My elderly mother has a trust with one of the large investment firms. To my deep regret, they have discretionary investment authority. One of their investments for her was into an aggressive growth fund (their own, naturally) in early 2000. Need I say more? The fund had dropped over 40% when I convinced her to tell the trustee to sell the fund in mid-2001. After first ignoring her instructions, they finally sold it and remitted the proceeds. We were confident we could take the full loss for tax purposes. Two months after the sale, the quarterly trust account statement came. It, of course, showed the sale at the full capital loss. However, on the same day as the sale, they "purchased" for the account that same fund at an amount of nearly 40% of the loss. So it appears we can't use that portion of the loss against 2001 or future taxes since it was acquired within 30 days (30 minutes, maybe?) of the sale. The company wrote that this was a distribution. We've asked them for more information but they haven't responded to that yet. We would appreciate any thoughts.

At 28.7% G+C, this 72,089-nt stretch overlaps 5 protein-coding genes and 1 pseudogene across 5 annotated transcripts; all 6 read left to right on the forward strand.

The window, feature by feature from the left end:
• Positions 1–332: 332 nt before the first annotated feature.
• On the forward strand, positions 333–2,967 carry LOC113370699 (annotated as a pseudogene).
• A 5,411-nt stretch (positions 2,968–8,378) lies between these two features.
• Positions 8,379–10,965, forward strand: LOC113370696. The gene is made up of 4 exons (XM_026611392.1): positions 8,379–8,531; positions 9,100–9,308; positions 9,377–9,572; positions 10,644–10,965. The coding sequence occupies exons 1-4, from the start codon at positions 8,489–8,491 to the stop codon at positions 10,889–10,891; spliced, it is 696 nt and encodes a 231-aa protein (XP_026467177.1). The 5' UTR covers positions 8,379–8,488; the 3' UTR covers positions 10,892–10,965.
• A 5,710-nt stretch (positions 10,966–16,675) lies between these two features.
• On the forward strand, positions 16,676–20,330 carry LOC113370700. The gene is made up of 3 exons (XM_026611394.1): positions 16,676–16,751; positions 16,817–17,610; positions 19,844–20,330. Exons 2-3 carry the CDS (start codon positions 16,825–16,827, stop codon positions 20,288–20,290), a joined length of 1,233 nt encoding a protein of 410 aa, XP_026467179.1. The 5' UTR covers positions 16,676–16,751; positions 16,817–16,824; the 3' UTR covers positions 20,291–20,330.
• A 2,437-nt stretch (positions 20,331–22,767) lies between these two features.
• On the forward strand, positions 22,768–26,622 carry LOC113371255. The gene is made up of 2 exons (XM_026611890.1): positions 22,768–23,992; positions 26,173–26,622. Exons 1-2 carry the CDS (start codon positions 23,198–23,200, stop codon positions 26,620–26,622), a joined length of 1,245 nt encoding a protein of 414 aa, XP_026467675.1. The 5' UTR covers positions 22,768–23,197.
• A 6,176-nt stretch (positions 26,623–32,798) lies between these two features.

You can sell the distribution which has an adjusted basis that absorbed the loss. You should have done that in 2001 when you discoverd the distribution. All is not lost, however, as you can take that loss by selling the distribution in 2002. ed
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